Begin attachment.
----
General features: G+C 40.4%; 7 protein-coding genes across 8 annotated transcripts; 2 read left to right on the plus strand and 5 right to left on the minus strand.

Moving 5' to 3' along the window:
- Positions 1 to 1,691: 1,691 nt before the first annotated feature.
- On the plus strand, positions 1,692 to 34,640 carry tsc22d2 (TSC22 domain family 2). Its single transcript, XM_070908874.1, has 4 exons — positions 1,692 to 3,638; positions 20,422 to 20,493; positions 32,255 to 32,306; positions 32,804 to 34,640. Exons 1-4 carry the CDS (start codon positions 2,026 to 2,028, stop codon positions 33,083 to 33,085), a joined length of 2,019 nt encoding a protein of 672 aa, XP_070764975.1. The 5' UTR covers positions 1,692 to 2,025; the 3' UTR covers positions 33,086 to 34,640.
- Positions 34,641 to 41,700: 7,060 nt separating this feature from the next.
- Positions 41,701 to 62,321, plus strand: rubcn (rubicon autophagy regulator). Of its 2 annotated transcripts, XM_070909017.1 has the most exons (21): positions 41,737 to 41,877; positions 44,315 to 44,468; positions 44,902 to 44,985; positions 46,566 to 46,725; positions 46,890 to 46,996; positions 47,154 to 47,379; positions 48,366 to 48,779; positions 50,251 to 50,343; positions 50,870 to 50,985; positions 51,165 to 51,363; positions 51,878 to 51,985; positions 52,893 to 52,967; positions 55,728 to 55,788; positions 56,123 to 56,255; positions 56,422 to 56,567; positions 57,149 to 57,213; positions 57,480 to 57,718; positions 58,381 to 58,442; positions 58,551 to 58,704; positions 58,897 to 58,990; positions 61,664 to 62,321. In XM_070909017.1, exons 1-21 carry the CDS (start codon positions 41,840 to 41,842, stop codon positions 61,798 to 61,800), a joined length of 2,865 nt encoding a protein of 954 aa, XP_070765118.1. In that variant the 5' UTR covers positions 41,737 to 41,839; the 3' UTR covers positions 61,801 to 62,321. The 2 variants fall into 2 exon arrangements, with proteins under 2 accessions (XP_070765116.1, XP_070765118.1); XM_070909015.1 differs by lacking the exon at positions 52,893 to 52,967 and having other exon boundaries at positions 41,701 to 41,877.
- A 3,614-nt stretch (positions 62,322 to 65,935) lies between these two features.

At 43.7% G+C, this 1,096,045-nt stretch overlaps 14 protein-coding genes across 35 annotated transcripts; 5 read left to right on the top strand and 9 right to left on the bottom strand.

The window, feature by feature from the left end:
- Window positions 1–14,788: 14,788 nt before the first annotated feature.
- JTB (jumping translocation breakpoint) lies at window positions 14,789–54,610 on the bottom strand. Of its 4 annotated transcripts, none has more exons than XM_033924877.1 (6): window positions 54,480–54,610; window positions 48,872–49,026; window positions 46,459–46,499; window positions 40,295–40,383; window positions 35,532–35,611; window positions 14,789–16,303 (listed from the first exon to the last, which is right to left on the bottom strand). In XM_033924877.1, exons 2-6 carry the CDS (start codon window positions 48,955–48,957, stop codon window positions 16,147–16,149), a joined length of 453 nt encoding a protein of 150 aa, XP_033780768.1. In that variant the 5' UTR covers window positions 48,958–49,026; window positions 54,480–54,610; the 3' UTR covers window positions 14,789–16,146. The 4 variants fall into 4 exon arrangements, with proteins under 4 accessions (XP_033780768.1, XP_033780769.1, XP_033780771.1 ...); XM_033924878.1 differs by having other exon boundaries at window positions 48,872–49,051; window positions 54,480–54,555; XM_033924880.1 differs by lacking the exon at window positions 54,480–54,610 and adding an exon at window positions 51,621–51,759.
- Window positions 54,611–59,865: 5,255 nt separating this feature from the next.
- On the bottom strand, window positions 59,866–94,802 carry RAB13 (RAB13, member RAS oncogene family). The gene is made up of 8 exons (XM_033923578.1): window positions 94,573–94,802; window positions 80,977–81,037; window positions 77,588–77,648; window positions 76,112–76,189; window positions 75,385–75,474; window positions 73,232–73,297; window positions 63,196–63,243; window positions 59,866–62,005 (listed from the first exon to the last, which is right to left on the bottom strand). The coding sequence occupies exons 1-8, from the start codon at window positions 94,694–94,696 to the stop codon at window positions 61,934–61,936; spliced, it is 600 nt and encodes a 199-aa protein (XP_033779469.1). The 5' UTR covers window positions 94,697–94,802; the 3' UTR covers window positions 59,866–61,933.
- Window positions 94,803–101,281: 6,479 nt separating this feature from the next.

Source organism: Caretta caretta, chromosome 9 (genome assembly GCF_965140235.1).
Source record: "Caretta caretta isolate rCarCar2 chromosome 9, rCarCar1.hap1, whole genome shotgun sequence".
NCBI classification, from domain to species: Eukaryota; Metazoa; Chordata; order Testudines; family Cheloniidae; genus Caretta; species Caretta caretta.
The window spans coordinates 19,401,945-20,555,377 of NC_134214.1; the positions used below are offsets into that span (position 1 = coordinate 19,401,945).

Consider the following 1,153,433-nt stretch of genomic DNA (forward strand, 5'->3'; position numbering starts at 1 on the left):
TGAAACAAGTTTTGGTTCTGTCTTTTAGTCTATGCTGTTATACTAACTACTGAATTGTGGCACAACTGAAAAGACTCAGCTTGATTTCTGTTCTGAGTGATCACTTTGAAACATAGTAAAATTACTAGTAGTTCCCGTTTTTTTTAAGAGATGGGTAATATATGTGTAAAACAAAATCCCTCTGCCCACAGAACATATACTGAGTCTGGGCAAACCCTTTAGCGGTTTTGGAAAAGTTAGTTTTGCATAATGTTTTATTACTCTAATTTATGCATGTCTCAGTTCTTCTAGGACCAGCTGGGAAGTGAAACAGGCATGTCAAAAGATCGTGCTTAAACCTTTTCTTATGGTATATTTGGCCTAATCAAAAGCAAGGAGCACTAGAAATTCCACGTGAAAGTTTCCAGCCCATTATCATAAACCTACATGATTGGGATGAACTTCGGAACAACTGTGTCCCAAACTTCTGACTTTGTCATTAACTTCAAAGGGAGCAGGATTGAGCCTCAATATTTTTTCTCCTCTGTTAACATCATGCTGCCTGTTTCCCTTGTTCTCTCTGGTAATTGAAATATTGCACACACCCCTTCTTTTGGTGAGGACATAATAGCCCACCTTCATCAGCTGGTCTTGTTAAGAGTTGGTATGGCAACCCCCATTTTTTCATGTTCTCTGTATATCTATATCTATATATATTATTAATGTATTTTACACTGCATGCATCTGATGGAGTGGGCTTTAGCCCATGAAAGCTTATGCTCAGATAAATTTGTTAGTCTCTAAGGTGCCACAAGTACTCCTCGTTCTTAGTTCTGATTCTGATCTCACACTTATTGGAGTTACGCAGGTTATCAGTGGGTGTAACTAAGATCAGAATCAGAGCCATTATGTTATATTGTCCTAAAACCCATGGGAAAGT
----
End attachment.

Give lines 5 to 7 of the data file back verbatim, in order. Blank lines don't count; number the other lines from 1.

- Positions 34,641 to 41,700: 7,060 nt separating this feature from the next.
- Positions 41,701 to 62,321, plus strand: rubcn (rubicon autophagy regulator). Of its 2 annotated transcripts, XM_070909017.1 has the most exons (21): positions 41,737 to 41,877; positions 44,315 to 44,468; positions 44,902 to 44,985; positions 46,566 to 46,725; positions 46,890 to 46,996; positions 47,154 to 47,379; positions 48,366 to 48,779; positions 50,251 to 50,343; positions 50,870 to 50,985; positions 51,165 to 51,363; positions 51,878 to 51,985; positions 52,893 to 52,967; positions 55,728 to 55,788; positions 56,123 to 56,255; positions 56,422 to 56,567; positions 57,149 to 57,213; positions 57,480 to 57,718; positions 58,381 to 58,442; positions 58,551 to 58,704; positions 58,897 to 58,990; positions 61,664 to 62,321. In XM_070909017.1, exons 1-21 carry the CDS (start codon positions 41,840 to 41,842, stop codon positions 61,798 to 61,800), a joined length of 2,865 nt encoding a protein of 954 aa, XP_070765118.1. In that variant the 5' UTR covers positions 41,737 to 41,839; the 3' UTR covers positions 61,801 to 62,321. The 2 variants fall into 2 exon arrangements, with proteins under 2 accessions (XP_070765116.1, XP_070765118.1); XM_070909015.1 differs by lacking the exon at positions 52,893 to 52,967 and having other exon boundaries at positions 41,701 to 41,877.
- A 3,614-nt stretch (positions 62,322 to 65,935) lies between these two features.